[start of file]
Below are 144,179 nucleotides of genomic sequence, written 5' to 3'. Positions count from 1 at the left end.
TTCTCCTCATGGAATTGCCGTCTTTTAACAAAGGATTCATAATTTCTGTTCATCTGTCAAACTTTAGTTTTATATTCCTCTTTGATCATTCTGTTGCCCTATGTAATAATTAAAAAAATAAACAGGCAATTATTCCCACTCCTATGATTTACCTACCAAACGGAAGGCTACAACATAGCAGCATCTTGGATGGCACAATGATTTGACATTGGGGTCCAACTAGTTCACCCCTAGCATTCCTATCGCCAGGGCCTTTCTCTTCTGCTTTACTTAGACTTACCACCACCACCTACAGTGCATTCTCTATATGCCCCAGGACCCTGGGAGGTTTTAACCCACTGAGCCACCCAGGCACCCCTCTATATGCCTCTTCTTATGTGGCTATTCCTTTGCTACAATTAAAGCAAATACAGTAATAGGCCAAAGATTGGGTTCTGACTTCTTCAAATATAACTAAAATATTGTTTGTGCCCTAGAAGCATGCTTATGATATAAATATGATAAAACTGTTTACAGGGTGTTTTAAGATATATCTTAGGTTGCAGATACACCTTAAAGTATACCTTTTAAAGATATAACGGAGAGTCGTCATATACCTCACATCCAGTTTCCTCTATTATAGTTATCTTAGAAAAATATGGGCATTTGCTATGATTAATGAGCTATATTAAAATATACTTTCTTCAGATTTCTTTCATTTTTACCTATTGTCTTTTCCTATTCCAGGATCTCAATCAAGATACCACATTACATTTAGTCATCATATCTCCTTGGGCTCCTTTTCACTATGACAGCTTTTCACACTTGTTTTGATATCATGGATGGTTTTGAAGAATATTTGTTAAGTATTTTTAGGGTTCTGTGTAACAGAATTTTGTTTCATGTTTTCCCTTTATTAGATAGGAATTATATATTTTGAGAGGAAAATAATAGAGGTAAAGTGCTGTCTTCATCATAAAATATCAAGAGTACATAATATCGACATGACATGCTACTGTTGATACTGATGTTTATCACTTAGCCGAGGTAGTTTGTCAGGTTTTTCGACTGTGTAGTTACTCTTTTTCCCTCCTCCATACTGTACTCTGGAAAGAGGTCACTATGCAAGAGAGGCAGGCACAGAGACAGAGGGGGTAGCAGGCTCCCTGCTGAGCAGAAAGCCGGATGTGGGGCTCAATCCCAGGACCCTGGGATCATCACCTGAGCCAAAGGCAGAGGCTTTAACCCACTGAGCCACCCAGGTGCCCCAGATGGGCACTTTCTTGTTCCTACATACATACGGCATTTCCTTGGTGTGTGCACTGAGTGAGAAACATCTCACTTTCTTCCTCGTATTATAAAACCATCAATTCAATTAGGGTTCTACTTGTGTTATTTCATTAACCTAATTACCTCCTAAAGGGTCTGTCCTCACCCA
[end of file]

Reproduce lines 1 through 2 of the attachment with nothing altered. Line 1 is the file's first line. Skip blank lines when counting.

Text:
Below are 144,179 nucleotides of genomic sequence, written 5' to 3'. Positions count from 1 at the left end.
TTCTCCTCATGGAATTGCCGTCTTTTAACAAAGGATTCATAATTTCTGTTCATCTGTCAAACTTTAGTTTTATATTCCTCTTTGATCATTCTGTTGCCCTATGTAATAATTAAAAAAATAAACAGGCAATTATTCCCACTCCTATGATTTACCTACCAAACGGAAGGCTACAACATAGCAGCATCTTGGATGGCACAATGATTTGACATTGGGGTCCAACTAGTTCACCCCTAGCATTCCTATCGCCAGGGCCTTTCTCTTCTGCTTTACTTAGACTTACCACCACCACCTACAGTGCATTCTCTATATGCCCCAGGACCCTGGGAGGTTTTAACCCACTGAGCCACCCAGGCACCCCTCTATATGCCTCTTCTTATGTGGCTATTCCTTTGCTACAATTAAAGCAAATACAGTAATAGGCCAAAGATTGGGTTCTGACTTCTTCAAATATAACTAAAATATTGTTTGTGCCCTAGAAGCATGCTTATGATATAAATATGATAAAACTGTTTACAGGGTGTTTTAAGATATATCTTAGGTTGCAGATACACCTTAAAGTATACCTTTTAAAGATATAACGGAGAGTCGTCATATACCTCACATCCAGTTTCCTCTATTATAGTTATCTTAGAAAAATATGGGCATTTGCTATGATTAATGAGCTATATTAAAATATACTTTCTTCAGATTTCTTTCATTTTTACCTATTGTCTTTTCCTATTCCAGGATCTCAATCAAGATACCACATTACATTTAGTCATCATATCTCCTTGGGCTCCTTTTCACTATGACAGCTTTTCACACTTGTTTTGATATCATGGATGGTTTTGAAGAATATTTGTTAAGTATTTTTAGGGTTCTGTGTAACAGAATTTTGTTTCATGTTTTCCCTTTATTAGATAGGAATTATATATTTTGAGAGGAAAATAATAGAGGTAAAGTGCTGTCTTCATCATAAAATATCAAGAGTACATAATATCGACATGACATGCTACTGTTGATACTGATGTTTATCACTTAGCCGAGGTAGTTTGTCAGGTTTTTCGACTGTGTAGTTACTCTTTTTCCCTCCTCCATACTGTACTCTGGAAAGAGGTCACTATGCAAGAGAGGCAGGCACAGAGACAGAGGGGGTAGCAGGCTCCCTGCTGAGCAGAAAGCCGGATGTGGGGCTCAATCCCAGGACCCTGGGATCATCACCTGAGCCAAAGGCAGAGGCTTTAACCCACTGAGCCACCCAGGTGCCCCAGATGGGCACTTTCTTGTTCCTACATACATACGGCATTTCCTTGGTGTGTGCACTGAGTGAGAAACATCTCACTTTCTTCCTCGTATTATAAAACCATCAATTCAATTAGGGTTCTACTTGTGTTATTTCATTAACCTAATTACCTCCTAAAGGGTCTGTCCTCACCCA